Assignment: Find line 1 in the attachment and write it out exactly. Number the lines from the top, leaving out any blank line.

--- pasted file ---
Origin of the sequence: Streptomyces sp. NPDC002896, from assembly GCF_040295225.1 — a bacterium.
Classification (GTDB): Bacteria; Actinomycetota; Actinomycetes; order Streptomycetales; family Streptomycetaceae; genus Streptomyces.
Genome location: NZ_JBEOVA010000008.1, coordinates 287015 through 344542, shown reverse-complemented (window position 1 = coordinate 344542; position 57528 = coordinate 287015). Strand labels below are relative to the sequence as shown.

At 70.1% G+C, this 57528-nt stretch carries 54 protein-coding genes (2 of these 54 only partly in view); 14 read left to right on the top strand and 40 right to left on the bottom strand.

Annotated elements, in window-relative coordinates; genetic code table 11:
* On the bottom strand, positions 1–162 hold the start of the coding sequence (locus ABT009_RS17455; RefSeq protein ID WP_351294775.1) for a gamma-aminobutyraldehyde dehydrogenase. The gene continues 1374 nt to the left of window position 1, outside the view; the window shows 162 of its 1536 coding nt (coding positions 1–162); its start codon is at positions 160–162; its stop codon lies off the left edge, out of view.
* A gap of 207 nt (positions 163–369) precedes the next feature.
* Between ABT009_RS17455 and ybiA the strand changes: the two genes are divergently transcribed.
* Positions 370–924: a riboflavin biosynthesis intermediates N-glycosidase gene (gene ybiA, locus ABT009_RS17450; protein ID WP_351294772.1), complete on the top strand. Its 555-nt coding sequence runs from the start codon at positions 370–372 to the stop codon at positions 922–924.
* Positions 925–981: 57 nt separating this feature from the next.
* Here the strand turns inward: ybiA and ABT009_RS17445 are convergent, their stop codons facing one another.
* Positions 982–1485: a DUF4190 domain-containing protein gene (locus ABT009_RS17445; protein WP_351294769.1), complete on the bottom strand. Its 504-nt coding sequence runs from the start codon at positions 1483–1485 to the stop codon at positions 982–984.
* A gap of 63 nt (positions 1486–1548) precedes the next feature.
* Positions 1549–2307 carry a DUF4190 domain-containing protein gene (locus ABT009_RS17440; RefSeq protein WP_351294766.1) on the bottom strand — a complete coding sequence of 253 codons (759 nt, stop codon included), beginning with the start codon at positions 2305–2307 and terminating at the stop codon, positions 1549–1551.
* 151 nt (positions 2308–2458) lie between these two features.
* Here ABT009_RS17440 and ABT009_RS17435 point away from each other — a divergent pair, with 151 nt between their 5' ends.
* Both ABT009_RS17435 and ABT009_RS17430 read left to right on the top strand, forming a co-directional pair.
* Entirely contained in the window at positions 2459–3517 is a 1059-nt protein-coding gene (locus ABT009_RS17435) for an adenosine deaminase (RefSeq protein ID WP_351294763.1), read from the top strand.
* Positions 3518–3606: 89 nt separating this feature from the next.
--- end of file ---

Origin of the sequence: Streptomyces sp. NPDC002896, from assembly GCF_040295225.1 — a bacterium.